• The best match of microbial composition will be from anaerobic digesters converting a biomass similar to the biomass expected in the fully loaded FAD digester. As the FAD is expected to operate on enzymatically and microbially pre-digested (liquefied) organic fraction of municipal solid waste (MSW) and as no such digester exist, the closest are digesters operated on other types of pre-digested biomass. The Billund, Denmark, biogas digester was selected as a source of seed inoculum since this operates on source separated food waste. Most human consumables have been pre-processed and consist mostly of carbohydrates, fat and meat proteins. This was the closest match to the liquefied organic fraction of municipal solid waste (MSW) that will present the highest concentration of the required microbial consortia.
  • Inoculation
  • Two samples of 20 L each were retrieved from the well-mixed Billund digester. The samples were transported at digester temperature to the FAD digester facility and immediately applied to the FAD digesters. As the inoculum did not fill up the digesters, warm water was added to make the correct digester level.
  • When taken out and transported, the methanogens can be expected to stress and become temporarily inactive. In order for the seed methanogens to acclimatise the FAD digesters were left standing for 7 days at an operation temperature of 37° C.
  • After the inoculation acclimatisation period had passed, a pulse shock load of 150 ml of liquefied organic fraction (LOF) of MSW (SLR of 0.6 gCOD/Vd) were injected into all digesters to test their livelihood and their readiness for beginning the load-up. The 150 ml LOF was well under the usual load per day for the digester content of the Billund Biogas digester and did not present any danger of overfeeding the inoculum bacteria. The resulting gas and a COD balance analysis indicated that the expected amount of biogas had been produced. When this digester “health” check was approved and the expected conversion rate had been shown for all the digesters, the digesters were ready for load-up.
  • Example 4. Building Biofilm on High VFA Feed Stream
  • Before commencing the load-up of the FAD digesters, the starting load was determined. When transported, re-located, heated and diluted, the digester content cannot be expected to exert the same efficiency as it did inside the source digester. The Billund Biogas informed about the normal COD load in their digester being app. 3 gCOD/L*d, and the starting load of LOF in the FAD bench scale system was determined to be ⅔'rds (2 gCOD/L*d) for this flow to both gain a fast load-up and respect any process difficulties originating from the transfer to the FAD digesters.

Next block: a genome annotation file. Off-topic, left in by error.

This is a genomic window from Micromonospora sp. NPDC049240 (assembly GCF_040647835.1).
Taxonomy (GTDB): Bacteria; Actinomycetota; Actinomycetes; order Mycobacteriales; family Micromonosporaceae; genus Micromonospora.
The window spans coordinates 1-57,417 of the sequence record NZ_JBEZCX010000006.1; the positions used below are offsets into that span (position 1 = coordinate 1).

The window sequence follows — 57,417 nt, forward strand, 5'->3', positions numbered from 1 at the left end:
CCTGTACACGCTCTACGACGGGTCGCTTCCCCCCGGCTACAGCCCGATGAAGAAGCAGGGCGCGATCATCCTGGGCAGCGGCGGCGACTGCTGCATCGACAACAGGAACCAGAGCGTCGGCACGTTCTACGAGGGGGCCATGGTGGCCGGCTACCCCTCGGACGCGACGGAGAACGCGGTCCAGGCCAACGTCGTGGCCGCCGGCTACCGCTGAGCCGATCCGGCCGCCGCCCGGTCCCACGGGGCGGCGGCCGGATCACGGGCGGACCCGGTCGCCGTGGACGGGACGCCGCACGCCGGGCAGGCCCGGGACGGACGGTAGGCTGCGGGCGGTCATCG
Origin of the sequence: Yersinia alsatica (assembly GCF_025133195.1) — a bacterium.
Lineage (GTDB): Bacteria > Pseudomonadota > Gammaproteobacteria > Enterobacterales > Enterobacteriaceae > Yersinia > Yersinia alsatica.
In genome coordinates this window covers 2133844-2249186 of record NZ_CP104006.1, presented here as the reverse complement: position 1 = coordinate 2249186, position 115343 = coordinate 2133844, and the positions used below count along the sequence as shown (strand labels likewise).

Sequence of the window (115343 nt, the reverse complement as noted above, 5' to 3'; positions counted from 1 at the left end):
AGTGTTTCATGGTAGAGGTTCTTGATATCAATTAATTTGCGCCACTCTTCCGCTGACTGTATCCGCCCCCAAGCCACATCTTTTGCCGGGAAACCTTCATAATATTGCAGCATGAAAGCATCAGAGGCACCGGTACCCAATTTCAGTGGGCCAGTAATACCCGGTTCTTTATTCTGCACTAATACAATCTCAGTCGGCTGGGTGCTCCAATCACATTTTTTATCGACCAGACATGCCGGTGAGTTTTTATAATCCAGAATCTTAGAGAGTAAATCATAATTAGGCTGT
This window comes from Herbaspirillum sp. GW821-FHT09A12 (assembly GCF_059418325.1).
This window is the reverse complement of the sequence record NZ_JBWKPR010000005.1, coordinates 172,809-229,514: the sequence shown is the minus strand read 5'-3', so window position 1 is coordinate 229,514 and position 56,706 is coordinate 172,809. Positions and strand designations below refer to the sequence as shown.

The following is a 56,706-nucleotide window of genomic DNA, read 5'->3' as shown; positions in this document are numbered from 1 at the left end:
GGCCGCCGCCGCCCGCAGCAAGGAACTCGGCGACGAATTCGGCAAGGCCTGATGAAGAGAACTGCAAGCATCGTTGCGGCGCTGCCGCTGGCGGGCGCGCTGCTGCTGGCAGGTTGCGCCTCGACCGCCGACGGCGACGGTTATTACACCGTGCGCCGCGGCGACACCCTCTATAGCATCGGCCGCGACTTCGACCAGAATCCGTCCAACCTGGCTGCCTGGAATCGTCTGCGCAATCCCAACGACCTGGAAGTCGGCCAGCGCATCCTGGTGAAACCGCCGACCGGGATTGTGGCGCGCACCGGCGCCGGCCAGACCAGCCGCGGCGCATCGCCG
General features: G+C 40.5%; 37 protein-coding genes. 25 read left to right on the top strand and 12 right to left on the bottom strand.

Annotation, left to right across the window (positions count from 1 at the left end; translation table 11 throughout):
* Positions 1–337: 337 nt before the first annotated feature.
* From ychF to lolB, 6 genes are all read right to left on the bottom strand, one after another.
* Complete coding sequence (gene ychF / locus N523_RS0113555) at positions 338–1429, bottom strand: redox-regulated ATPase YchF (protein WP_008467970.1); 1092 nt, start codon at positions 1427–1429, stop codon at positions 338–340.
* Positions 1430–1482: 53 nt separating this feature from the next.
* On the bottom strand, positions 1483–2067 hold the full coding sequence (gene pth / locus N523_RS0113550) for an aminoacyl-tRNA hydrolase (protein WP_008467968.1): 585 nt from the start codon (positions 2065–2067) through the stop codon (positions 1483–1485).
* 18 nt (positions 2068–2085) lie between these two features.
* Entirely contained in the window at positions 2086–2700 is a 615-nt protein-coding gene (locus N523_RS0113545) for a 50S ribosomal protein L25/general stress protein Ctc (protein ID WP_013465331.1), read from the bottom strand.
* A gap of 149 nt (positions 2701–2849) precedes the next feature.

• The biofilm was expected to attach to the carrier and encompass the wanted microbes within a time frame of 8-12 weeks (as known in the art). The sequence will be firstly attachment of different exopolymer excreting rods and cocci followed by a diverse consortium of bacteria families over 5-7 weeks and only followed by methanogenic Archaea during the 10'th to 12'th week of the biofilm inoculation.
  • As the biofilm carriers were at all times covered by digester liquid, the biofilm itself could not be directly monitored. During the inoculation the digester liquid was able to convert the fed-in COD like any CSTR digester. Thus, the digester system will be loaded up in the same way a conventional biogas system is loaded up with the COD load increase respecting the growth limitation on the slowest growing microbes—the methanogens. The load-up is performed at an feed-in increase of app. 1.5% per day based on the feed-in during the preceding day.
  • During the conventional biogas digester load-up, the methanogen maintenance time of 10-14 days was respected. When the hydraulic load exceeds this and the hydraulic retention time (HRT) falls below 10 days, the conventional biogas digester cannot longer support the necessary reproduction of methanogenic bacteria and they will be flushed out resulting in decreasing biogas forming capacity, increasing VFA concentrations and ultimately seizure of the digester process. When the biofilm has developed correctly attached onto the biofilm carriers, the bacteria consortium in the biofilm will uphold the COD conversion efficiency even though the methanogenic concentration in the digester liquid drops. Consequently, the feed load-up to reach an HRT of 10 days takes at least 12 weeks in order to allow for the biofilm to fully develop.
  • When the digester COD conversion remains intact and still increases according to the COD load up, the biofilm has de-facto taken over biogas production and the continuing COD load-up shall no longer respect the reproductive speed of the methanogens in the digester liquid but that of the methanogens engulfed in, or attached to, the now formed biofilm. When the COD load-up continues to even lower HRT's it is proof that the biofilm microbial community is plastic and can be altered after the full formation in a manner that suits the purpose of degrading COD and converting it to methane gas.
  • The characteristics of the liquefied organic fraction of MSW used as feed for the biofilm build up are shown in Table 2. The pH was generally approximately 4.0-4.2. Total volatile fatty acids, in particular acetate and lactate, have already been fermented during enzymatic and microbial liquefaction of the organic fraction of municipal solid waste. The total and volatile solids of this LOF feed typically can oscillate between 100-120 gr solids/L and 80-100 gr/L respectively. Total solids is expressed as a percentage w/w.
  • TABLE 2
    Characteristics of liquefied organic fraction of MSW